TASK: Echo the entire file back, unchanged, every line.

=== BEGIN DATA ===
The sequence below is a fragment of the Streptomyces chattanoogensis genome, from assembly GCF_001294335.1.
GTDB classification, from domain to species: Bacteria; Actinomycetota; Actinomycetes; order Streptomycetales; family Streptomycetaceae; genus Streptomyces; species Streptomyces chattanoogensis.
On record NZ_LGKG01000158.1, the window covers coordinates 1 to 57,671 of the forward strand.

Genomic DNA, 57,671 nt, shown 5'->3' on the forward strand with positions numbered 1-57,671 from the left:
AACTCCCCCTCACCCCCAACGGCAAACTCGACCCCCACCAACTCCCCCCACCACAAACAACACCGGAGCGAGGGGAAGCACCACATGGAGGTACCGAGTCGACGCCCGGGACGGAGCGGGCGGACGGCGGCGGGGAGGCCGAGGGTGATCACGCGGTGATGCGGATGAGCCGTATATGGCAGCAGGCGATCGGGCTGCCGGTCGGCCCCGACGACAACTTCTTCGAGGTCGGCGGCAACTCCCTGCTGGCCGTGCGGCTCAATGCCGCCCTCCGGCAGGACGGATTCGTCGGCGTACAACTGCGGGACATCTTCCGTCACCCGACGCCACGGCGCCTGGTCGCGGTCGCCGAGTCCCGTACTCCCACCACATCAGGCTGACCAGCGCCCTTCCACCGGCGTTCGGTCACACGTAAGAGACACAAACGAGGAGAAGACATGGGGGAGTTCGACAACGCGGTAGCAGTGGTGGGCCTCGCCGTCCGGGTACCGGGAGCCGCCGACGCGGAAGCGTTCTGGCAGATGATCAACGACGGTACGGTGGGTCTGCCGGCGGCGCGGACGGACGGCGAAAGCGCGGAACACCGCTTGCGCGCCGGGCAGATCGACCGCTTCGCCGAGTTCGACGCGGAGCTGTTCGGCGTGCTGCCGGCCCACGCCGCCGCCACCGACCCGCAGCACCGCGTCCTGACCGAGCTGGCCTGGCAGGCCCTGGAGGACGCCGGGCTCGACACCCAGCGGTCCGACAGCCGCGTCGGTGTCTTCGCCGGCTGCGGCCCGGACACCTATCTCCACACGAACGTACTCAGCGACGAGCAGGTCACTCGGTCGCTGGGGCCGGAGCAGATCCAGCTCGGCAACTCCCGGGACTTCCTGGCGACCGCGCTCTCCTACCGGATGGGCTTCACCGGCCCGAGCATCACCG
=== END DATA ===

The sequence below is a fragment of the Streptomyces chattanoogensis genome, from assembly GCF_001294335.1.
GTDB classification, from domain to species: Bacteria; Actinomycetota; Actinomycetes; order Streptomycetales; family Streptomycetaceae; genus Streptomyces; species Streptomyces chattanoogensis.
On record NZ_LGKG01000158.1, the window covers coordinates 1 to 57,671 of the forward strand.

Genomic DNA, 57,671 nt, shown 5'->3' on the forward strand with positions numbered 1-57,671 from the left:
AACTCCCCCTCACCCCCAACGGCAAACTCGACCCCCACCAACTCCCCCCACCACAAACAACACCGGAGCGAGGGGAAGCACCACATGGAGGTACCGAGTCGACGCCCGGGACGGAGCGGGCGGACGGCGGCGGGGAGGCCGAGGGTGATCACGCGGTGATGCGGATGAGCCGTATATGGCAGCAGGCGATCGGGCTGCCGGTCGGCCCCGACGACAACTTCTTCGAGGTCGGCGGCAACTCCCTGCTGGCCGTGCGGCTCAATGCCGCCCTCCGGCAGGACGGATTCGTCGGCGTACAACTGCGGGACATCTTCCGTCACCCGACGCCACGGCGCCTGGTCGCGGTCGCCGAGTCCCGTACTCCCACCACATCAGGCTGACCAGCGCCCTTCCACCGGCGTTCGGTCACACGTAAGAGACACAAACGAGGAGAAGACATGGGGGAGTTCGACAACGCGGTAGCAGTGGTGGGCCTCGCCGTCCGGGTACCGGGAGCCGCCGACGCGGAAGCGTTCTGGCAGATGATCAACGACGGTACGGTGGGTCTGCCGGCGGCGCGGACGGACGGCGAAAGCGCGGAACACCGCTTGCGCGCCGGGCAGATCGACCGCTTCGCCGAGTTCGACGCGGAGCTGTTCGGCGTGCTGCCGGCCCACGCCGCCGCCACCGACCCGCAGCACCGCGTCCTGACCGAGCTGGCCTGGCAGGCCCTGGAGGACGCCGGGCTCGACACCCAGCGGTCCGACAGCCGCGTCGGTGTCTTCGCCGGCTGCGGCCCGGACACCTATCTCCACACGAACGTACTCAGCGACGAGCAGGTCACTCGGTCGCTGGGGCCGGAGCAGATCCAGCTCGGCAACTCCCGGGACTTCCTGGCGACCGCGCTCTCCTACCGGATGGGCTTCACCGGCCCGAGCATCACCG